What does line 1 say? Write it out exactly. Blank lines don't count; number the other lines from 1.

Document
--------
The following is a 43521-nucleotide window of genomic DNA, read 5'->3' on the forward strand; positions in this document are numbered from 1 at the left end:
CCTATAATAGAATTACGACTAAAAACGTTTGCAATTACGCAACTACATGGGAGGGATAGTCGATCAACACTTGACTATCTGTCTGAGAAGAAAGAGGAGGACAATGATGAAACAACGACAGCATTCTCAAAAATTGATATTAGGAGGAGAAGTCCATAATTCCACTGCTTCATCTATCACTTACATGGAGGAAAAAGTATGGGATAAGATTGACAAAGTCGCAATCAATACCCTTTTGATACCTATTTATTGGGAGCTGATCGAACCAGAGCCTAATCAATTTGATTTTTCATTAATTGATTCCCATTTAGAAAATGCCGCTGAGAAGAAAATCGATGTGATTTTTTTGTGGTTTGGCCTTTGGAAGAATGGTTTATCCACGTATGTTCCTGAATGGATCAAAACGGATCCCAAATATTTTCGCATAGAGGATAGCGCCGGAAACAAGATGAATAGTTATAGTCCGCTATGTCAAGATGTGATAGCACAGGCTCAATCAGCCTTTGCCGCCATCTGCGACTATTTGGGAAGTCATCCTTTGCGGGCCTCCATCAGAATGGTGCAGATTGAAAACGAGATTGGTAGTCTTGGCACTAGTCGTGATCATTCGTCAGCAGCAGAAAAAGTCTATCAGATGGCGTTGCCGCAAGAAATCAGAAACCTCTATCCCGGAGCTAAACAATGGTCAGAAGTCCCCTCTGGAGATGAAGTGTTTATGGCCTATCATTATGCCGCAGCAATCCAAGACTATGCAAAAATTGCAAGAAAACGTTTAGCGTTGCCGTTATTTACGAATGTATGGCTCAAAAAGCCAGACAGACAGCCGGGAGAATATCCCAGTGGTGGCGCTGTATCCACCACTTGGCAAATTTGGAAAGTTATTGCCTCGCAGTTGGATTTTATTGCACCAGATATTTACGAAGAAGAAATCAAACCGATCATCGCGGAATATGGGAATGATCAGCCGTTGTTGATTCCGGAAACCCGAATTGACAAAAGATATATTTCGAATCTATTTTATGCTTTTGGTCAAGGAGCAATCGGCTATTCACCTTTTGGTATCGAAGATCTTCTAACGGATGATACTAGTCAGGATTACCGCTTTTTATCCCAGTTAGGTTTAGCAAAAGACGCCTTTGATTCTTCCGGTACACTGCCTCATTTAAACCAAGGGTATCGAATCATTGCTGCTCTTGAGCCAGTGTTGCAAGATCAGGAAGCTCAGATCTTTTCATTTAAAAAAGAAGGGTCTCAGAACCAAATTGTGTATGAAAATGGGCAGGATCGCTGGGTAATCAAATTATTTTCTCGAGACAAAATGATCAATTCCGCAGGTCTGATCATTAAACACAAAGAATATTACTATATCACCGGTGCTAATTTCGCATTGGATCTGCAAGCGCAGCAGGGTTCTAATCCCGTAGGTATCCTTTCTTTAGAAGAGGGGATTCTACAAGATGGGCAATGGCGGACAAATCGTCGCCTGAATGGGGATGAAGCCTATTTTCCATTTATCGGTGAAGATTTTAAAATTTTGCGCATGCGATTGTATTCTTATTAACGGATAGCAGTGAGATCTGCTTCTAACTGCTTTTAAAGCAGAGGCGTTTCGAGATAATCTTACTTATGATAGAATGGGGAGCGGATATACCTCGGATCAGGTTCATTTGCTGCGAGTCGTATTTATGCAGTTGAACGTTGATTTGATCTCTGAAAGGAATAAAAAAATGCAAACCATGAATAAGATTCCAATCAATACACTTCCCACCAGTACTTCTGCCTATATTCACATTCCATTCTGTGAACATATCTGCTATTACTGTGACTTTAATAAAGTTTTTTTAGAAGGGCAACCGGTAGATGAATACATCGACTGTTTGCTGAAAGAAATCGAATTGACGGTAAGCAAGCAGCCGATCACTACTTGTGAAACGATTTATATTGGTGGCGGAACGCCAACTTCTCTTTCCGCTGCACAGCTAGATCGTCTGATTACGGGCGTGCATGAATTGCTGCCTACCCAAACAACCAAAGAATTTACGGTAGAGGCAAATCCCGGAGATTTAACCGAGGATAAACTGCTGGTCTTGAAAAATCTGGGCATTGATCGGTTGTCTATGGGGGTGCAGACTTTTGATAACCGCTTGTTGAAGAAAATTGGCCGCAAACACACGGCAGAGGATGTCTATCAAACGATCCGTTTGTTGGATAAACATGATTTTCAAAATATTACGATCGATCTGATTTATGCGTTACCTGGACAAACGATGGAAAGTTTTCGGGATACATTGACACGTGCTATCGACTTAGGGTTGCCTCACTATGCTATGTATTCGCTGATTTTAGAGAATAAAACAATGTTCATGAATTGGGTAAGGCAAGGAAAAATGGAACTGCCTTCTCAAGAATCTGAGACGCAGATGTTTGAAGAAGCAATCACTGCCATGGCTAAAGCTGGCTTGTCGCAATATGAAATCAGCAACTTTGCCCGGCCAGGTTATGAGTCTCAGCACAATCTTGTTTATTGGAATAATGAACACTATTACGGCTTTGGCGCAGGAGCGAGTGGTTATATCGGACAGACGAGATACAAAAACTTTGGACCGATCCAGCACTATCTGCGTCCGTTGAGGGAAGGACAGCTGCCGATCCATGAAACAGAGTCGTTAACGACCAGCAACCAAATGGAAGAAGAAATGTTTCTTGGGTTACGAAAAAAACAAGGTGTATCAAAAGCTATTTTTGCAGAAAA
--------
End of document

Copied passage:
The following is a 43521-nucleotide window of genomic DNA, read 5'->3' on the forward strand; positions in this document are numbered from 1 at the left end: